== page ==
Friday, June 15, 2007

The Flattening of Politics Through Technology

I’ve long believed that the incessant focus on “getting people to vote” is a bit short-sighted and ignores the fact that, today, there are little real incentives for people to vote, let along participate in other political processes that are equally important to our democracy. As Bob Herbert wrote in a recent New York Times op-ed, the system’s broken...

Today, there is little substance in campaigns, with spin passing for political discourse, much of which is driven by poll-obsessed consultants who balk at the hint of candidates having an original thought and expressing it. Even when there are political “debates,” the questions lobbed at candidates are usually those that have been vetted by party leaders and then posed by celebrity journalists, rather than by citizens. Campaigns are also dominated by big money and there’s a real dearth of interesting and inspiring candidates, due to ballot access requirements that keep third-party and independent candidates—those are, arguably, more interesting—off the ballots. The United States, in fact, has some of the most stringent ballot access requirements of any democracy in the world. Add to that antiquated redistricting rules and a Byzantine maze of electoral rules and regulations across every state, and you’ve created a real disincentive for people to “get involved” in politics.

But the answer isn’t to walk away. It’s to change it.

Auspiciously, that’s what some are trying to do, and they’re using technology to do it, which may be leading to the flattening of politics. Take the Vote Different video—the “most famous video of the election cycle thus far,” according to the Globalist. Although Hillary was bashed (literally) in the spot, which was produced by a self-proclaimed Obama fan, the overarching message was powerful: It’s time for real people to take back campaigns from the media pundits, pollsters, consultants, party fundraisers who’ve bollixed up the process. And it’s helped spread the word about a relatively new concept—citizen-generated content—to nearly 3 million people who’ve viewed the spot on YouTube.

So is this the wave of the future or just a fluke? The 600-plus participants who converged on New York City to attend the Personal Democracy Forum’s recent conference argue that technology is changing politics, like it or not, so we all better get used to it and see it as an opportunity to transform our democracy in ways that encourage, rather than limit, participation. This was PDF’s fourth conference, which brought together the country’s leading technologists, campaign organizers, politicos, bloggers, activists and journalists high-level conversations about the new tools, sites and practices that are transforming elections and government. In an array of tight and compelling presentations, speakers warned that politicians and others who aren’t getting it about technology will soon find themselves left in the dust—maybe not during this election cycle but certainly, the next one.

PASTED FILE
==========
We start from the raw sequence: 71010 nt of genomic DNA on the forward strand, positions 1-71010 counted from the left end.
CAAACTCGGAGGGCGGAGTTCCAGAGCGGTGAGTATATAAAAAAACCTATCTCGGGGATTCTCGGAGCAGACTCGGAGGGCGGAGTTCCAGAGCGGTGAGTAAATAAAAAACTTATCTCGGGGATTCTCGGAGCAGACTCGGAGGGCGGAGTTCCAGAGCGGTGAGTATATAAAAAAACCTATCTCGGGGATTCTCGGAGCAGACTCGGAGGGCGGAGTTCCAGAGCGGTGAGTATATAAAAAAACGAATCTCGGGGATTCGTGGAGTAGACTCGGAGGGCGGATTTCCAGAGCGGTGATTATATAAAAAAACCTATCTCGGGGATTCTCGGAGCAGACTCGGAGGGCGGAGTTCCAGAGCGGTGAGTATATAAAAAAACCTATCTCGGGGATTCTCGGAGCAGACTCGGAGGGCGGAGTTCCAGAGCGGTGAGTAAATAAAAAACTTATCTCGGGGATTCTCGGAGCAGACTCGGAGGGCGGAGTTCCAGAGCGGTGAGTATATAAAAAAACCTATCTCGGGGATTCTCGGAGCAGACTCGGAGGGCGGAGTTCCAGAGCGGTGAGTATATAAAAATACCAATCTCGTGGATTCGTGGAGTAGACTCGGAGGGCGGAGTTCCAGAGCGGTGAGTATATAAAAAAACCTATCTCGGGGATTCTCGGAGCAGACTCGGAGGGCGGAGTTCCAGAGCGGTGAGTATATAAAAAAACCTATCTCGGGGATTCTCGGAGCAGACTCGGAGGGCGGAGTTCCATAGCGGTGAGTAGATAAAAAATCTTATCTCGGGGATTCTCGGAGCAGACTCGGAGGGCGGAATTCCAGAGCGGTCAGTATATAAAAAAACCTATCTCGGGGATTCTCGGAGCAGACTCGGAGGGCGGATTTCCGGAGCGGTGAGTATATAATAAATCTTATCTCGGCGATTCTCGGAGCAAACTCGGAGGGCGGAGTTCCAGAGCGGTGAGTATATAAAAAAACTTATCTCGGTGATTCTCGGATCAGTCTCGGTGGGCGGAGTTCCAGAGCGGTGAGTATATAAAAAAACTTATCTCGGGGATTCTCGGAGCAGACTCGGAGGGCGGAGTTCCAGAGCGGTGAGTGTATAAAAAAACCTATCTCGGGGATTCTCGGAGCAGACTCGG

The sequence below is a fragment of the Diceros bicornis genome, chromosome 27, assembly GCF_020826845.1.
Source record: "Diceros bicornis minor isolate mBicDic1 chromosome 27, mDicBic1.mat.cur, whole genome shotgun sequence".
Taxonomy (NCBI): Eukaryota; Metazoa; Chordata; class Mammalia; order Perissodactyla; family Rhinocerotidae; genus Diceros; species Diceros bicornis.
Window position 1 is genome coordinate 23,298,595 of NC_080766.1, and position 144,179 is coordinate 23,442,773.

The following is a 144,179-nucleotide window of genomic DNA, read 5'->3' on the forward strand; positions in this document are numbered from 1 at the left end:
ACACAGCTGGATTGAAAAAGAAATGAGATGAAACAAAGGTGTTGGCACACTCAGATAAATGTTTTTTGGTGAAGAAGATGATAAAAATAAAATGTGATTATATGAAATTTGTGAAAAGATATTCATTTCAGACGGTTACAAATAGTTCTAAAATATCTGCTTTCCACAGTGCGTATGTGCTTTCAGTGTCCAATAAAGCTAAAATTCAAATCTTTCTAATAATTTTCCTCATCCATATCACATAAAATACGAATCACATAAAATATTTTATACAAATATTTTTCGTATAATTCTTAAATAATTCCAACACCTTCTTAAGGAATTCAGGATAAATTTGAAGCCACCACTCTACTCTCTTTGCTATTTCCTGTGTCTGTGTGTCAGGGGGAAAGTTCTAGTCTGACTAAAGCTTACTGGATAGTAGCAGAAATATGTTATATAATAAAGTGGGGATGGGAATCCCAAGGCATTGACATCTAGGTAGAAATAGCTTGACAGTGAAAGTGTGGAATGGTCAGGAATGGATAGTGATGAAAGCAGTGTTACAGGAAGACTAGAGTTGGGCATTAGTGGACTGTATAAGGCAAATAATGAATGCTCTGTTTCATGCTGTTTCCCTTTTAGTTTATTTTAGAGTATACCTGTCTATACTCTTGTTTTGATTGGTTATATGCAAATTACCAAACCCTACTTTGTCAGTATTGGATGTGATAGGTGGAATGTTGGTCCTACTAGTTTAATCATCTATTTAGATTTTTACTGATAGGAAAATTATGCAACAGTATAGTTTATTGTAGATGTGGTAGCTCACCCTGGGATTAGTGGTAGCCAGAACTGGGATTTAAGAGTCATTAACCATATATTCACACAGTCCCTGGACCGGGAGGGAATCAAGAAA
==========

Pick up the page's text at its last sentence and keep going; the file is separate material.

They also underscored how technology is pushing out the traditional media as the arbiters of what gets discussed regarding political campaigns through social networks and user-created media through which information flows from the bottom-up, rather than top-down. This is particularly true among young people, said danah boyd. In one of the most interesting presentations, boyd called on politicians to start understanding that, to young people, digital spaces are just as important as physical spaces and is where they tend to live their lives. To that end, she said, politicians need to start “giving digital handshakes on virtual receiving lines” by logging on once in awhile and participating interactively with young people, rather than just putting up a website and pushing out “messages” to them.

Politicians, boyd noted, aren’t doing this yet. Yes, they’re rushing to Facebook to put up a profile, but they’re still using these sites as platforms and “broadcast media like TV,” rather than interactive, civic spaces whose hallmark is interactivity and reciprocity. “Simply having a profile on MySpace,” she warns, “does not convince the under-30s to vote for you.” What will is making time to “shake hands” with young people digitally the same way politicians make time to shake hands with voters in public forums.

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